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  • Confederate Outlaw: Champ Ferguson and the Civil War in Appalachia
  • Adam Zucconi
Confederate Outlaw: Champ Ferguson and the Civil War in Appalachia. By Brian D. McKnight. (Baton Rouge: Louisiana State University Press, 2011. Pp. xiv, 252.)

In Confederate Outlaw, Brian D. McKnight unravels enigmatic Confederate guerrilla Champ Ferguson and elucidates the ideological underpinning for his guerrilla warfare. Using a deep immersion in archival sources, including letters, newspaper clippings, and trial testimony, McKnight asserts that Ferguson cared little about the political context of the Civil War and instead viewed the war through a stark “Manichean lens” (3). This perspective, an attribute McKnight credits to the influence of the Second Great Awakening, fused with Ferguson’s rudimentary understanding of some basic Old Testament principles, compelled Ferguson to interpret his environment in sharp dichotomies—questions and answers were clearly black and white. The complex and unconventional nature of the war in Appalachia sharpened this outlook. The daily struggle for survival in the Upper Cumberland region of Tennessee and Kentucky spawned paranoia, fluidity, and anarchy, forces and tensions that pressured partisans like Ferguson to take a radical stand through “very personal and usually violent actions” (3).

As a youth in southern Kentucky during the 1830s, Ferguson experienced the shifting religious landscape of Appalachia. He embraced the “fatalist and predestinarian lines” of a hybrid form of Calvinism that emphasized Old Testament localism and swift retribution, along with the “curious combination of love and vengeance” as a means of interpreting his environment (16). When the war came, Ferguson, a middling farmer and small slaveholder, sided with Tennessee and the Confederacy while his estranged family supported the Union. McKnight contends that Ferguson’s divided family was emblematic of Appalachian families and communities, where residents generally chose sides based “solely on self-preservation” (27). This self-preservation manifested itself through competing secession and union sentiments present throughout Ferguson’s home county of Clinton, Kentucky, a Unionist bastion. Union partisans arrested Ferguson for his suspected disloyalty and sent him to the Union army at Camp Dick Robinson in late August 1861. This experience convinced Ferguson “that he could not escape his fate as a direct participant” and compelled him to target and eliminate Unionists (39).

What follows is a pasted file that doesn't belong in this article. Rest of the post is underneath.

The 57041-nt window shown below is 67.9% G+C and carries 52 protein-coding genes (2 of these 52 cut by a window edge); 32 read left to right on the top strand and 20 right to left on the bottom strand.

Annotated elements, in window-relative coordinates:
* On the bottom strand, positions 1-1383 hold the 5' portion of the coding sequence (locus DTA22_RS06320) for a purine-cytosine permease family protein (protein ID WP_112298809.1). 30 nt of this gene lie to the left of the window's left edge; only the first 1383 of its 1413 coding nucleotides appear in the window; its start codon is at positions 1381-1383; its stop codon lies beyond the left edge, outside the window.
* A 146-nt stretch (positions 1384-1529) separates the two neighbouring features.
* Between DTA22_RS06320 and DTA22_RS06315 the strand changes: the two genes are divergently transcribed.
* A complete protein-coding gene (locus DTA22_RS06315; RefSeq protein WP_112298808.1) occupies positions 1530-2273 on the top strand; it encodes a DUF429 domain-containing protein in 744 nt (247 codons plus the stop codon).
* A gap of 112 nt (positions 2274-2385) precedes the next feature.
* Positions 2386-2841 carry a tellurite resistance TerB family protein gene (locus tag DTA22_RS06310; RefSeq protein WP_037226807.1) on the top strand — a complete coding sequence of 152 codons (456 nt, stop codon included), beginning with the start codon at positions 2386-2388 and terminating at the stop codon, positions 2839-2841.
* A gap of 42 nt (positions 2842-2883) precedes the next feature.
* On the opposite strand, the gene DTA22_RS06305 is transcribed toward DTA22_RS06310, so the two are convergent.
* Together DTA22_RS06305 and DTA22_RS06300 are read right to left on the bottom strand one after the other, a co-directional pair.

In late 1861, Ferguson commenced his personal brand of warfare against Union sympathizers. He murdered his lifelong friends William Frogg and Reuben Wood, the former bedridden from the measles and the latter [End Page 106] in his home. Ferguson justified the killings, stating that “if I hadn’t kill[ed] my neighbor, he would have killed me” (45). By early 1862, Ferguson’s method of killing became more personalized. After shooting a sixteen-year-old Union picket, Ferguson drew his knife and stabbed him through the heart. Other victims were disemboweled. Reflecting the diverse regional sentiments in Appalachia, his partisan activities drew the ire of Unionists, while Confederates lauded his exploits.

Ferguson’s partisan acts gained him infamy, but his career as a guerrilla constituted only one part of his service during the Civil War. McKnight notes that he was a “regular soldier when convenient, Confederate partisan when otherwise,” a marker of the ambiguity of Ferguson’s status and the complexity of the war throughout Appalachia (90). Indeed, Ferguson lent his geographic knowledge of southwestern Kentucky to John Hunt Morgan and rode with George Dibrell and Joseph Wheeler. His position as a regular soldier in 1864 brought him to Saltville, Virginia, where he killed wounded black Union soldiers and Elza Smith, a Clinton County native and a relative of his first wife. After Appomattox, a trial sentenced Ferguson to the gallows for his actions at Saltville.

McKnight’s analysis reveals the dynamism of the Civil War in Appalachia, and his contextualization of Ferguson demystifies much of the aura and myths enveloping this inscrutable guerrilla. His application of secondary scholarship on guerrilla warfare, including the works of John Inscoe and Daniel Sutherland, nicely augments his interpretation. However, McKnight’s assertion that Ferguson’s rudimentary grasp of Old Testament teachings shaped his ideology seems tenuous at times, especially considering the author’s admission that the Confederate guerrilla “never offered much evidence of a personal faith” (3). Moreover, the modicum of primary evidence from Ferguson...


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